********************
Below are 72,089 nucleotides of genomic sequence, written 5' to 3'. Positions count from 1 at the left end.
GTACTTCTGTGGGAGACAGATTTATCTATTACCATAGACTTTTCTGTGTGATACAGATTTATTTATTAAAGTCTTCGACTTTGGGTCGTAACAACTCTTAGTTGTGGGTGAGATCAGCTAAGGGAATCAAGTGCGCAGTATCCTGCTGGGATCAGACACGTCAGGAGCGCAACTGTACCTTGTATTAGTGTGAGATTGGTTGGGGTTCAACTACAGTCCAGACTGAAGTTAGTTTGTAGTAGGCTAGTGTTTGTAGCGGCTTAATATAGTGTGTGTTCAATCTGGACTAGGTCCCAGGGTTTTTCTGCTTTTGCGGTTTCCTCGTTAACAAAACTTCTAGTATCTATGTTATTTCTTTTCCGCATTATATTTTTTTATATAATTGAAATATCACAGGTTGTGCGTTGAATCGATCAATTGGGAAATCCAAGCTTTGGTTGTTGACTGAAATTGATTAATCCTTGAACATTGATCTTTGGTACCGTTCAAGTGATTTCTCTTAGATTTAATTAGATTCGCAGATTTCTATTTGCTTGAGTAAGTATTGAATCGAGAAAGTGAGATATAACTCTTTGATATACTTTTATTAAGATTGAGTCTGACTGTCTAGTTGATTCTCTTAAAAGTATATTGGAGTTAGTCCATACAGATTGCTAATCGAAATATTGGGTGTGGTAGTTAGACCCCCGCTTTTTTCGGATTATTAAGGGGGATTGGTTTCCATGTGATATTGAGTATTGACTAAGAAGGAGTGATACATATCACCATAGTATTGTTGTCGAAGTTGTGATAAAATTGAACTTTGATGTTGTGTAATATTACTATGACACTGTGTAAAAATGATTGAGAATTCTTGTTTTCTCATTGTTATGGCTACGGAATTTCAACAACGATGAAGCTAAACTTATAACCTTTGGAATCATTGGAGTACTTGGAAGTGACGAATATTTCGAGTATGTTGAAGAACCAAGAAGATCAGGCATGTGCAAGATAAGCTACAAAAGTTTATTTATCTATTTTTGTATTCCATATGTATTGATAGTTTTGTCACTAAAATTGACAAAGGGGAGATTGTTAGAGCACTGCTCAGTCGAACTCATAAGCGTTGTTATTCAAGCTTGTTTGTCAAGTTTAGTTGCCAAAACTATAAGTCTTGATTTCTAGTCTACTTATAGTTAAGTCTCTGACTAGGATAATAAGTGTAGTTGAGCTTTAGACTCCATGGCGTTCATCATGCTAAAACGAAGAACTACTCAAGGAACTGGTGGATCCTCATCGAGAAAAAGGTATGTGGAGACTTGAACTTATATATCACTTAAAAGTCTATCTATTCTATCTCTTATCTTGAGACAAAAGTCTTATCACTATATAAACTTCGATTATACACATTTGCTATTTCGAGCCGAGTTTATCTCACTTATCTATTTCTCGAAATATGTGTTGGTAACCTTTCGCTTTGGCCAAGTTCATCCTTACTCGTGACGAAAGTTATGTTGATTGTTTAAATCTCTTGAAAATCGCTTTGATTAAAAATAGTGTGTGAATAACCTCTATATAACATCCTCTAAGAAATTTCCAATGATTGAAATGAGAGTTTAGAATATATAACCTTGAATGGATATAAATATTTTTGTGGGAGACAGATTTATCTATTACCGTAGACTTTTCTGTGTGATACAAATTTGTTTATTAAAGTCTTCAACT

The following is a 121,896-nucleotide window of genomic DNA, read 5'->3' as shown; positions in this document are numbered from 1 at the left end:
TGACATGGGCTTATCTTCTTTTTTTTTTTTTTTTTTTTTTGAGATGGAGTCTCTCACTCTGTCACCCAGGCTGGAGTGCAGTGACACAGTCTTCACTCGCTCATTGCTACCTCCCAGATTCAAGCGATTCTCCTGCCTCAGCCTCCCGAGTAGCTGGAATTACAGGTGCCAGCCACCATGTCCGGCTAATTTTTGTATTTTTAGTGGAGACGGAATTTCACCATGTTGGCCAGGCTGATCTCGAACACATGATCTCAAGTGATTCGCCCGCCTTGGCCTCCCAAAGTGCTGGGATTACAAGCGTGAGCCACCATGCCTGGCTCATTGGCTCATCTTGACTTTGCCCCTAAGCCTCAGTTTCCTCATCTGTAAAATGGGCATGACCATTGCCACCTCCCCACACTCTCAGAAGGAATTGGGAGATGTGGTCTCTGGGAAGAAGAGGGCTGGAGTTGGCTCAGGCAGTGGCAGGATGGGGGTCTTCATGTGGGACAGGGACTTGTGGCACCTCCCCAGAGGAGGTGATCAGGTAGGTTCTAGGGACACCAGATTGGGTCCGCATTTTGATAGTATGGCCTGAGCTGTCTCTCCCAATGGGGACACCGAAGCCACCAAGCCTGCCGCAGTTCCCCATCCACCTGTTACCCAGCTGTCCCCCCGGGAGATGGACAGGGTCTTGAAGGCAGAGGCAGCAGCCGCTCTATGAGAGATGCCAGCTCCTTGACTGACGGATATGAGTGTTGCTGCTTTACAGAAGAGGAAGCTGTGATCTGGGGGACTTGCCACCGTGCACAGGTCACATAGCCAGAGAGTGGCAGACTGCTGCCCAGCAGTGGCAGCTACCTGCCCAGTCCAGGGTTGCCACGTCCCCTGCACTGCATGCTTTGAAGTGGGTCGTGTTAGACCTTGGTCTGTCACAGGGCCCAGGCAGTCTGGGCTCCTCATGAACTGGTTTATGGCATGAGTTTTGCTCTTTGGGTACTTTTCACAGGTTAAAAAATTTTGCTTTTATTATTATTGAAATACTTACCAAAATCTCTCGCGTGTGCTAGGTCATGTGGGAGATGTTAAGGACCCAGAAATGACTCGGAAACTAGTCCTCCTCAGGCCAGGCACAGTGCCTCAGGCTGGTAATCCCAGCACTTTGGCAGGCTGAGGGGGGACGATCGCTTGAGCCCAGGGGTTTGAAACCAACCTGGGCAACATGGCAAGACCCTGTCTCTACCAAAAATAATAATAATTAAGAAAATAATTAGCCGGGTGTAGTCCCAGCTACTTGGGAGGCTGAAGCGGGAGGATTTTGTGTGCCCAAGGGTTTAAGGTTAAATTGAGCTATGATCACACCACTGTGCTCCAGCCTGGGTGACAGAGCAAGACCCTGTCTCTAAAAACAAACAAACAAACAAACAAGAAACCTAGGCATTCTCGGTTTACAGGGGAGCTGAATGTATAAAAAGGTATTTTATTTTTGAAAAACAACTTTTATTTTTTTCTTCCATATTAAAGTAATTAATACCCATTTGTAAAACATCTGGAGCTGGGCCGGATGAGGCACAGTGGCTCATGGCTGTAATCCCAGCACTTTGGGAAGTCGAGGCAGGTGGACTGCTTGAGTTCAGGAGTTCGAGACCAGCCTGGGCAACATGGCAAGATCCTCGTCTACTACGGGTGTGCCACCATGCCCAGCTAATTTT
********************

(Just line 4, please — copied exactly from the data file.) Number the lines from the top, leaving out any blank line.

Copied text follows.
TGACATGGGCTTATCTTCTTTTTTTTTTTTTTTTTTTTTTGAGATGGAGTCTCTCACTCTGTCACCCAGGCTGGAGTGCAGTGACACAGTCTTCACTCGCTCATTGCTACCTCCCAGATTCAAGCGATTCTCCTGCCTCAGCCTCCCGAGTAGCTGGAATTACAGGTGCCAGCCACCATGTCCGGCTAATTTTTGTATTTTTAGTGGAGACGGAATTTCACCATGTTGGCCAGGCTGATCTCGAACACATGATCTCAAGTGATTCGCCCGCCTTGGCCTCCCAAAGTGCTGGGATTACAAGCGTGAGCCACCATGCCTGGCTCATTGGCTCATCTTGACTTTGCCCCTAAGCCTCAGTTTCCTCATCTGTAAAATGGGCATGACCATTGCCACCTCCCCACACTCTCAGAAGGAATTGGGAGATGTGGTCTCTGGGAAGAAGAGGGCTGGAGTTGGCTCAGGCAGTGGCAGGATGGGGGTCTTCATGTGGGACAGGGACTTGTGGCACCTCCCCAGAGGAGGTGATCAGGTAGGTTCTAGGGACACCAGATTGGGTCCGCATTTTGATAGTATGGCCTGAGCTGTCTCTCCCAATGGGGACACCGAAGCCACCAAGCCTGCCGCAGTTCCCCATCCACCTGTTACCCAGCTGTCCCCCCGGGAGATGGACAGGGTCTTGAAGGCAGAGGCAGCAGCCGCTCTATGAGAGATGCCAGCTCCTTGACTGACGGATATGAGTGTTGCTGCTTTACAGAAGAGGAAGCTGTGATCTGGGGGACTTGCCACCGTGCACAGGTCACATAGCCAGAGAGTGGCAGACTGCTGCCCAGCAGTGGCAGCTACCTGCCCAGTCCAGGGTTGCCACGTCCCCTGCACTGCATGCTTTGAAGTGGGTCGTGTTAGACCTTGGTCTGTCACAGGGCCCAGGCAGTCTGGGCTCCTCATGAACTGGTTTATGGCATGAGTTTTGCTCTTTGGGTACTTTTCACAGGTTAAAAAATTTTGCTTTTATTATTATTGAAATACTTACCAAAATCTCTCGCGTGTGCTAGGTCATGTGGGAGATGTTAAGGACCCAGAAATGACTCGGAAACTAGTCCTCCTCAGGCCAGGCACAGTGCCTCAGGCTGGTAATCCCAGCACTTTGGCAGGCTGAGGGGGGACGATCGCTTGAGCCCAGGGGTTTGAAACCAACCTGGGCAACATGGCAAGACCCTGTCTCTACCAAAAATAATAATAATTAAGAAAATAATTAGCCGGGTGTAGTCCCAGCTACTTGGGAGGCTGAAGCGGGAGGATTTTGTGTGCCCAAGGGTTTAAGGTTAAATTGAGCTATGATCACACCACTGTGCTCCAGCCTGGGTGACAGAGCAAGACCCTGTCTCTAAAAACAAACAAACAAACAAACAAGAAACCTAGGCATTCTCGGTTTACAGGGGAGCTGAATGTATAAAAAGGTATTTTATTTTTGAAAAACAACTTTTATTTTTTTCTTCCATATTAAAGTAATTAATACCCATTTGTAAAACATCTGGAGCTGGGCCGGATGAGGCACAGTGGCTCATGGCTGTAATCCCAGCACTTTGGGAAGTCGAGGCAGGTGGACTGCTTGAGTTCAGGAGTTCGAGACCAGCCTGGGCAACATGGCAAGATCCTCGTCTACTACGGGTGTGCCACCATGCCCAGCTAATTTT